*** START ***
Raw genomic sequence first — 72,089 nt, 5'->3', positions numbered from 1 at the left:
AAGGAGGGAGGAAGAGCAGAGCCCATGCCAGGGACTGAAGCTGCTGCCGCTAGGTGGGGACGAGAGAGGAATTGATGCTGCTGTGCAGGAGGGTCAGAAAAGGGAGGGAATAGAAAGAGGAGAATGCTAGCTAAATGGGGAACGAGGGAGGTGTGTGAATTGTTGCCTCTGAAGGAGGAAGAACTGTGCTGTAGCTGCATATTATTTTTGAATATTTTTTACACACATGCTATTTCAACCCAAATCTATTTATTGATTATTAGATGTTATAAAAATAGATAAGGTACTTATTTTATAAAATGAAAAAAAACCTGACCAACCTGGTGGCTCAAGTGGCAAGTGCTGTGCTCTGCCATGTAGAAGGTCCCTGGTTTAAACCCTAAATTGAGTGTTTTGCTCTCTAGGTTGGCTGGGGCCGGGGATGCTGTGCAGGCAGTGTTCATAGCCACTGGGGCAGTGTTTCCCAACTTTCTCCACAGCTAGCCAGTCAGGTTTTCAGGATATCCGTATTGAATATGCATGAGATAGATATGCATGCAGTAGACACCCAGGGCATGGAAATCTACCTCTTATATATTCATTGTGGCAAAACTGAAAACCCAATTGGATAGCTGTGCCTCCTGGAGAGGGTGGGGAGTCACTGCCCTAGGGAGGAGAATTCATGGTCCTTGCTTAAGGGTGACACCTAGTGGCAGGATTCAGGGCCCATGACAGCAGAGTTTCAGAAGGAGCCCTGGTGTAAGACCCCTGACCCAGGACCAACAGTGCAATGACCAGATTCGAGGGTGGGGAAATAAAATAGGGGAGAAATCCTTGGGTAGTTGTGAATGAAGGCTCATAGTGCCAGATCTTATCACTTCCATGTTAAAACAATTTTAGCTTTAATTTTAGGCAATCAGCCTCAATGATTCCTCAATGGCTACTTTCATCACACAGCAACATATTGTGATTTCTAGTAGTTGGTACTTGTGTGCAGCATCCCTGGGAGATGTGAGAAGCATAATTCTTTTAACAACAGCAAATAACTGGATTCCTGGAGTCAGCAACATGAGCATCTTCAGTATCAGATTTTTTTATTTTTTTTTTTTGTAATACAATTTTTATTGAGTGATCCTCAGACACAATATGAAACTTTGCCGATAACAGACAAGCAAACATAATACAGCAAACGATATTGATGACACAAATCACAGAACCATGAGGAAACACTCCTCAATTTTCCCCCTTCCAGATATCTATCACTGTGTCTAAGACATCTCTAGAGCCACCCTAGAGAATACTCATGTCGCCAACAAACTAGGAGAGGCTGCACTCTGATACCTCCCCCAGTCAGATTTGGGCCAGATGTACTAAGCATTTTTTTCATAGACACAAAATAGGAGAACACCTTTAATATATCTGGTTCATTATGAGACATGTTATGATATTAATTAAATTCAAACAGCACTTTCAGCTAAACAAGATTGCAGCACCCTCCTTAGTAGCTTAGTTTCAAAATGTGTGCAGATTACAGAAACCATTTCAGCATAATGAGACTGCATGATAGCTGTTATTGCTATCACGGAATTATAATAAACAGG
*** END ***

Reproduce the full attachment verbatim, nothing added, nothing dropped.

Raw genomic sequence first — 72,089 nt, 5'->3', positions numbered from 1 at the left:
AAGGAGGGAGGAAGAGCAGAGCCCATGCCAGGGACTGAAGCTGCTGCCGCTAGGTGGGGACGAGAGAGGAATTGATGCTGCTGTGCAGGAGGGTCAGAAAAGGGAGGGAATAGAAAGAGGAGAATGCTAGCTAAATGGGGAACGAGGGAGGTGTGTGAATTGTTGCCTCTGAAGGAGGAAGAACTGTGCTGTAGCTGCATATTATTTTTGAATATTTTTTACACACATGCTATTTCAACCCAAATCTATTTATTGATTATTAGATGTTATAAAAATAGATAAGGTACTTATTTTATAAAATGAAAAAAAACCTGACCAACCTGGTGGCTCAAGTGGCAAGTGCTGTGCTCTGCCATGTAGAAGGTCCCTGGTTTAAACCCTAAATTGAGTGTTTTGCTCTCTAGGTTGGCTGGGGCCGGGGATGCTGTGCAGGCAGTGTTCATAGCCACTGGGGCAGTGTTTCCCAACTTTCTCCACAGCTAGCCAGTCAGGTTTTCAGGATATCCGTATTGAATATGCATGAGATAGATATGCATGCAGTAGACACCCAGGGCATGGAAATCTACCTCTTATATATTCATTGTGGCAAAACTGAAAACCCAATTGGATAGCTGTGCCTCCTGGAGAGGGTGGGGAGTCACTGCCCTAGGGAGGAGAATTCATGGTCCTTGCTTAAGGGTGACACCTAGTGGCAGGATTCAGGGCCCATGACAGCAGAGTTTCAGAAGGAGCCCTGGTGTAAGACCCCTGACCCAGGACCAACAGTGCAATGACCAGATTCGAGGGTGGGGAAATAAAATAGGGGAGAAATCCTTGGGTAGTTGTGAATGAAGGCTCATAGTGCCAGATCTTATCACTTCCATGTTAAAACAATTTTAGCTTTAATTTTAGGCAATCAGCCTCAATGATTCCTCAATGGCTACTTTCATCACACAGCAACATATTGTGATTTCTAGTAGTTGGTACTTGTGTGCAGCATCCCTGGGAGATGTGAGAAGCATAATTCTTTTAACAACAGCAAATAACTGGATTCCTGGAGTCAGCAACATGAGCATCTTCAGTATCAGATTTTTTTATTTTTTTTTTTTGTAATACAATTTTTATTGAGTGATCCTCAGACACAATATGAAACTTTGCCGATAACAGACAAGCAAACATAATACAGCAAACGATATTGATGACACAAATCACAGAACCATGAGGAAACACTCCTCAATTTTCCCCCTTCCAGATATCTATCACTGTGTCTAAGACATCTCTAGAGCCACCCTAGAGAATACTCATGTCGCCAACAAACTAGGAGAGGCTGCACTCTGATACCTCCCCCAGTCAGATTTGGGCCAGATGTACTAAGCATTTTTTTCATAGACACAAAATAGGAGAACACCTTTAATATATCTGGTTCATTATGAGACATGTTATGATATTAATTAAATTCAAACAGCACTTTCAGCTAAACAAGATTGCAGCACCCTCCTTAGTAGCTTAGTTTCAAAATGTGTGCAGATTACAGAAACCATTTCAGCATAATGAGACTGCATGATAGCTGTTATTGCTATCACGGAATTATAATAAACAGG